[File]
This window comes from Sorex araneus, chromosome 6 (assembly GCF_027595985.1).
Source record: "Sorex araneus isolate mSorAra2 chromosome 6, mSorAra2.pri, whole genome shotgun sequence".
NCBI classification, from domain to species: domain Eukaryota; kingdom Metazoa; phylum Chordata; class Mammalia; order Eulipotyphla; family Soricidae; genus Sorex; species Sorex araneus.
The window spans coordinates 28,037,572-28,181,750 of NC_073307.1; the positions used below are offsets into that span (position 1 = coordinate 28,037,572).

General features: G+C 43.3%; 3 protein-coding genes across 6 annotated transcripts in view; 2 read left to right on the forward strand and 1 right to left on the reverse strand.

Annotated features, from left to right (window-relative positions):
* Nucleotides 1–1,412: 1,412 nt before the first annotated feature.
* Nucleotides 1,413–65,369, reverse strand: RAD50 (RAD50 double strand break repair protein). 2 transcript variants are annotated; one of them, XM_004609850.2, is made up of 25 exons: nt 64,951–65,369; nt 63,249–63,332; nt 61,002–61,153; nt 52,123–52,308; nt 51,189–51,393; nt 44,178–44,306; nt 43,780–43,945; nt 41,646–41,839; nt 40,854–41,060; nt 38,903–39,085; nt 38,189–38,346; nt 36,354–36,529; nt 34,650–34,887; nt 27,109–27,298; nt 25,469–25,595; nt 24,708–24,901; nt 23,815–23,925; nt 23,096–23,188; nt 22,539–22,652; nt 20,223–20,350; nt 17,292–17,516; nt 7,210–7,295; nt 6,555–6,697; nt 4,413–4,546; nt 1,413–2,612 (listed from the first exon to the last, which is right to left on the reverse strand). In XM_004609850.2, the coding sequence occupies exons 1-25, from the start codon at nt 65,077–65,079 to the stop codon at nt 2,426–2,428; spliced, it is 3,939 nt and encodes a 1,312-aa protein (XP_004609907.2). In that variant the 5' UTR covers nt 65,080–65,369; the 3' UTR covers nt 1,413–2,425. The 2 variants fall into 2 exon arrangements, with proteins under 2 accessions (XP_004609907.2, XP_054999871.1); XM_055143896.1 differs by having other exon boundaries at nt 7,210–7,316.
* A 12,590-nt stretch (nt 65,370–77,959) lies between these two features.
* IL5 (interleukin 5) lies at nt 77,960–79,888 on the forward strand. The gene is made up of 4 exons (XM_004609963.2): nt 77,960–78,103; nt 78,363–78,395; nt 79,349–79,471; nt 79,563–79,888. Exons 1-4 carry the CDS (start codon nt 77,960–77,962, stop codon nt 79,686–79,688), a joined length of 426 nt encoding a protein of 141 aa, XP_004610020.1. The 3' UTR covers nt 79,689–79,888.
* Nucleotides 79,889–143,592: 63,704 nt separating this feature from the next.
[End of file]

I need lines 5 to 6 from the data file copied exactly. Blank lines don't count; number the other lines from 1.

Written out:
General features: G+C 43.3%; 3 protein-coding genes across 6 annotated transcripts in view; 2 read left to right on the forward strand and 1 right to left on the reverse strand.

Annotated features, from left to right (window-relative positions):